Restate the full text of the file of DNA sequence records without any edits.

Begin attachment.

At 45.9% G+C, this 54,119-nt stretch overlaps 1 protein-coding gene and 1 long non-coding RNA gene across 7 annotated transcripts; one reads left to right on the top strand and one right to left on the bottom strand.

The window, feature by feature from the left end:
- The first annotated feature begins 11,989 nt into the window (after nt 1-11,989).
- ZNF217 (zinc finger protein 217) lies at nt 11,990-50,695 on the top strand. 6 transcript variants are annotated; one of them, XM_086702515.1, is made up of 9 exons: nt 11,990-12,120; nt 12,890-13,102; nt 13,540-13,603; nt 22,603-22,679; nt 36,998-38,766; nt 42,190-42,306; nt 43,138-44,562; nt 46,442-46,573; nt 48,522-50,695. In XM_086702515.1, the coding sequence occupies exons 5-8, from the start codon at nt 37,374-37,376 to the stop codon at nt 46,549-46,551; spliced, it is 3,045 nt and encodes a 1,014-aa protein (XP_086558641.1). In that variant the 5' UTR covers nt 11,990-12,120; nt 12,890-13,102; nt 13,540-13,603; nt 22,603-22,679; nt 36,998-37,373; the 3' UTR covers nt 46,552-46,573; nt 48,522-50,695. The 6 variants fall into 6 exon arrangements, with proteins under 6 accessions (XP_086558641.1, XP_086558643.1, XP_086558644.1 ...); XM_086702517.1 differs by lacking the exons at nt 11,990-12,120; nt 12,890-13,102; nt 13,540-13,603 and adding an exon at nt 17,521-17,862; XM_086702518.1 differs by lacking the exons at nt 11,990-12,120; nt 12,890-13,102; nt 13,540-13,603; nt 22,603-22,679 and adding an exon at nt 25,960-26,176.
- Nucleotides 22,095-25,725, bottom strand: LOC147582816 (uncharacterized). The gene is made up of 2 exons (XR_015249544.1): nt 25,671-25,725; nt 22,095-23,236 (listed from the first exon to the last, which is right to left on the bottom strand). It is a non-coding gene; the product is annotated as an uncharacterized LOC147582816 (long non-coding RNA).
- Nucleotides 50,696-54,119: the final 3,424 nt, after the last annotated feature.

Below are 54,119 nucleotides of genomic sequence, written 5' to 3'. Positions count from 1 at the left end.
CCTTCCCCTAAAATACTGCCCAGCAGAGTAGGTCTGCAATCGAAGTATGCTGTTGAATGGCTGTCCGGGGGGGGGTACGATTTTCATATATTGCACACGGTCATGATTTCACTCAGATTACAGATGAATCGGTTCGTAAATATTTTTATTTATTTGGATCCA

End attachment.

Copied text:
At 45.9% G+C, this 54,119-nt stretch overlaps 1 protein-coding gene and 1 long non-coding RNA gene across 7 annotated transcripts; one reads left to right on the top strand and one right to left on the bottom strand.

The window, feature by feature from the left end:
- The first annotated feature begins 11,989 nt into the window (after nt 1-11,989).
- ZNF217 (zinc finger protein 217) lies at nt 11,990-50,695 on the top strand. 6 transcript variants are annotated; one of them, XM_086702515.1, is made up of 9 exons: nt 11,990-12,120; nt 12,890-13,102; nt 13,540-13,603; nt 22,603-22,679; nt 36,998-38,766; nt 42,190-42,306; nt 43,138-44,562; nt 46,442-46,573; nt 48,522-50,695. In XM_086702515.1, the coding sequence occupies exons 5-8, from the start codon at nt 37,374-37,376 to the stop codon at nt 46,549-46,551; spliced, it is 3,045 nt and encodes a 1,014-aa protein (XP_086558641.1). In that variant the 5' UTR covers nt 11,990-12,120; nt 12,890-13,102; nt 13,540-13,603; nt 22,603-22,679; nt 36,998-37,373; the 3' UTR covers nt 46,552-46,573; nt 48,522-50,695. The 6 variants fall into 6 exon arrangements, with proteins under 6 accessions (XP_086558641.1, XP_086558643.1, XP_086558644.1 ...); XM_086702517.1 differs by lacking the exons at nt 11,990-12,120; nt 12,890-13,102; nt 13,540-13,603 and adding an exon at nt 17,521-17,862; XM_086702518.1 differs by lacking the exons at nt 11,990-12,120; nt 12,890-13,102; nt 13,540-13,603; nt 22,603-22,679 and adding an exon at nt 25,960-26,176.
- Nucleotides 22,095-25,725, bottom strand: LOC147582816 (uncharacterized). The gene is made up of 2 exons (XR_015249544.1): nt 25,671-25,725; nt 22,095-23,236 (listed from the first exon to the last, which is right to left on the bottom strand). It is a non-coding gene; the product is annotated as an uncharacterized LOC147582816 (long non-coding RNA).
- Nucleotides 50,696-54,119: the final 3,424 nt, after the last annotated feature.

Below are 54,119 nucleotides of genomic sequence, written 5' to 3'. Positions count from 1 at the left end.
CCTTCCCCTAAAATACTGCCCAGCAGAGTAGGTCTGCAATCGAAGTATGCTGTTGAATGGCTGTCCGGGGGGGGGTACGATTTTCATATATTGCACACGGTCATGATTTCACTCAGATTACAGATGAATCGGTTCGTAAATATTTTTATTTATTTGGATCCA